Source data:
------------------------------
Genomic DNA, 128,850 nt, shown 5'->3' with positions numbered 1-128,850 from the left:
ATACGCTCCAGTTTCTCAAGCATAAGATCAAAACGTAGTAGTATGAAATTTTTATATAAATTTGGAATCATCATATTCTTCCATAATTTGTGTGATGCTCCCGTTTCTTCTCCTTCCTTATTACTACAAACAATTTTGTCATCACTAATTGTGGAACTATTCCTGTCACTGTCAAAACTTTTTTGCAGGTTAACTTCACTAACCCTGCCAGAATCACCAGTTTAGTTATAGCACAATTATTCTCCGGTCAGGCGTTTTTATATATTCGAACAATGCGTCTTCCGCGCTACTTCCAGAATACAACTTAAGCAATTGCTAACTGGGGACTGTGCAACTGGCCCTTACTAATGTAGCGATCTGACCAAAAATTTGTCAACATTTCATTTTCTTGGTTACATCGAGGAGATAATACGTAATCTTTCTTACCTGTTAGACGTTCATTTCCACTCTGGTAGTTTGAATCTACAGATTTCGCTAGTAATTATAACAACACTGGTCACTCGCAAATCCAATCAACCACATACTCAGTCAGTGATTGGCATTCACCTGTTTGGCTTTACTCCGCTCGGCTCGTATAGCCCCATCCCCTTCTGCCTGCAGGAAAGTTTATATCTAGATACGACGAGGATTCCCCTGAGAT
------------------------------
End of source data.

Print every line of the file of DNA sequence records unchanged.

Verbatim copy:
Genomic DNA, 128,850 nt, shown 5'->3' with positions numbered 1-128,850 from the left:
ATACGCTCCAGTTTCTCAAGCATAAGATCAAAACGTAGTAGTATGAAATTTTTATATAAATTTGGAATCATCATATTCTTCCATAATTTGTGTGATGCTCCCGTTTCTTCTCCTTCCTTATTACTACAAACAATTTTGTCATCACTAATTGTGGAACTATTCCTGTCACTGTCAAAACTTTTTTGCAGGTTAACTTCACTAACCCTGCCAGAATCACCAGTTTAGTTATAGCACAATTATTCTCCGGTCAGGCGTTTTTATATATTCGAACAATGCGTCTTCCGCGCTACTTCCAGAATACAACTTAAGCAATTGCTAACTGGGGACTGTGCAACTGGCCCTTACTAATGTAGCGATCTGACCAAAAATTTGTCAACATTTCATTTTCTTGGTTACATCGAGGAGATAATACGTAATCTTTCTTACCTGTTAGACGTTCATTTCCACTCTGGTAGTTTGAATCTACAGATTTCGCTAGTAATTATAACAACACTGGTCACTCGCAAATCCAATCAACCACATACTCAGTCAGTGATTGGCATTCACCTGTTTGGCTTTACTCCGCTCGGCTCGTATAGCCCCATCCCCTTCTGCCTGCAGGAAAGTTTATATCTAGATACGACGAGGATTCCCCTGAGAT